28 answers

Is There a False Economy to "Make Your Own Baby Food"?

Ladies -

I thought we'd be in the make your own camp, but to get started I ordered a set of earth's best fruits and veg from amazon.

They cost roughly 75cents a jar. Two months into feeding and we've spent a total of $36 between cereal and fruit, veg and dinners on baby food.

Little guy is showing an increased interest in our foods and is eating real melon, grapes, bananas, pears, apples through the mesh feeder. He's also been fed fork mashed unsalted adult food off my plate, i.e. brocolli, chicken, potatoes, pasta.

The books all tout how cost effective it is to make your own. Our little guy was on "baby food" for such a short stint, that I question the economy. I am glad I didn't spend money on a steamer, food processor, and specialty ice cube trays.

Even if we bought another 2 or 3 months supply of prepared baby food, I think we'd still come out ahead of the game.

Am I missing something? Do I have this all wrong?

What can I do next?

Featured Answers

We don't do special equipment. (When they're old enough,) I take a bit of everything out of the pots and pans before seasoning and mush it with a fork. If that's still too hard or chunky for my kids, it means (to me) they're not ready for that particular food.
No steamer, no processor, no ice cube trays.

And really, "specialty" ice cube trays?! Give me a break!

2 moms found this helpful

Well...IMO homemade baby food costs nothing on top of the cost of the food, which was stuff that I was buying for my family anyway. Everyone has pots and pans, most people have a blender or food processor and a few ice cube trays. Add a some ziploc bags and a sharpie to label them and that's all you need.

1 mom found this helpful

Since I already have all that equipment in my kitchen, making my own is cheaper, but it's not always about the money, either. It's sometimes about nutrition and food safety and other such things. That being said, each person decides what's best for their family and does that. =)

1 mom found this helpful

More Answers

I already had the blender and food processor so we only had to buy the trays for freezing. For us it was just a healthier way to feed our son.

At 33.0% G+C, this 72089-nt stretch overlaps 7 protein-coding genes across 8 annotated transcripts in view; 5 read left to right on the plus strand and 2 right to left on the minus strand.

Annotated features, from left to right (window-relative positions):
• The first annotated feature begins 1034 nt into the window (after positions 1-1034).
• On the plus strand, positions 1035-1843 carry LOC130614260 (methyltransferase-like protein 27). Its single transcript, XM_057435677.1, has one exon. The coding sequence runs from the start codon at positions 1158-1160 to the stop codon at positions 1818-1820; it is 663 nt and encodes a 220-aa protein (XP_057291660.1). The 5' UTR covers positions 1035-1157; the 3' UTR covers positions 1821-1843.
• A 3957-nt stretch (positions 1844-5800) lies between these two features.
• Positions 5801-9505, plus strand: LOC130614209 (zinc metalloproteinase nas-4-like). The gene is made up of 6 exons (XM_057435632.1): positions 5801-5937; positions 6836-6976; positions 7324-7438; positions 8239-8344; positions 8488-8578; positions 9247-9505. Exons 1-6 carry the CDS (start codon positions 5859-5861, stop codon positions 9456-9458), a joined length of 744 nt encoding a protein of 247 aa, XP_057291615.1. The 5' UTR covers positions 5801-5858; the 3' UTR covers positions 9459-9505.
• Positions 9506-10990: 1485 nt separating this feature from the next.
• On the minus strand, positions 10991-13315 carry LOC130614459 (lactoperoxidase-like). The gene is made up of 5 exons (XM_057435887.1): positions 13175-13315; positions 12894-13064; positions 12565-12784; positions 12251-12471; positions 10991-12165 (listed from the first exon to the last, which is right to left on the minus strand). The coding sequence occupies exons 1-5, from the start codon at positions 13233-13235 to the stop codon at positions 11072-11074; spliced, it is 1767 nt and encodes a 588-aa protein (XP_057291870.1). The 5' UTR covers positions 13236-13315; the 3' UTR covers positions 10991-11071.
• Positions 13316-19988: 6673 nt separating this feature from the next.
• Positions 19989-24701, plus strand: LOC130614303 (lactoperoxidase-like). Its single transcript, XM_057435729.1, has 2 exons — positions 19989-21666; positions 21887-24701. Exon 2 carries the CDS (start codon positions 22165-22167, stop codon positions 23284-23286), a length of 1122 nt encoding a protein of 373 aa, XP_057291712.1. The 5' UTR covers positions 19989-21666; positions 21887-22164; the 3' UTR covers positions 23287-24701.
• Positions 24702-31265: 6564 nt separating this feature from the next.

2 moms found this helpful

We still use our steamer and food processor and will for years, so I consider it an investment. Oh, and I just bought ice cube trays from the dollar store, and once they were frozen put them in a ziplock.

I can make dozens of batches of baby food from, say a couple pounds of zucchini. (Which are generally .75-1.00 a pound here.) Where as, I could only buy a handful of jars with that. Not to mention there are crazy amounts of citric acid in baby food. They are also tasteless, so babies (in my opinion.) have a hard time transitioning to the taste of real food.

2 moms found this helpful

Ummm, people buy a steamer for baby food? They make specialty steamers just for baby food? I just steamed veggies for us and then put it into our blender with water and froze in a normal icecube tray.

2 moms found this helpful

I spent $6 on a mini food processor/chopper when my oldest was 6 months old. I then used fruits and veggies I already bought for my husband I, steamed or cooked them and pureed in the mini chopper, froze in ice cube trays I already owned (and one extra I bought for a whole dollar) and then put into freezer bags.

So making baby food for my kids cost me $7. They both started solids at 6 months and by 9 months were eating chopped up table foods, and by 10 months or so were self feeding finger foods and using a toddler fork.

Spending that much money on special equipment for feeding your baby is not required. Like I said, I spent $7 on 'stuff' to make baby food for my kids. It was cheaper, healthier (by far!) and tasted better. Propaganda not required!

2 moms found this helpful

There was a time when people fed their babies without specialized equipment, right?

2 moms found this helpful

We don't do special equipment. (When they're old enough,) I take a bit of everything out of the pots and pans before seasoning and mush it with a fork. If that's still too hard or chunky for my kids, it means (to me) they're not ready for that particular food.
No steamer, no processor, no ice cube trays.

And really, "specialty" ice cube trays?! Give me a break!

2 moms found this helpful

I never heard of or used any of those specialized baby food equipment you're mentioning.

I had a hand held baby food grinder that went everywhere with us and I would say it paid for itself.

Sounds like your fork has done the trick!

Happy eating!

2 moms found this helpful

I bought no special equipment, per se, to make all my daughter's baby food. For the most part she ate a texture modified version of what I was eating. I got by just fine with my mini food processor, regular old ice cube trays, and the steamer I already owned. I would often make batches and freeze stuff, but she mostly ate what I ate from the time she started taking solids around nine or ten months. She had no teeth until she was a year so things had to be broken down to a certain extent.

1 mom found this helpful

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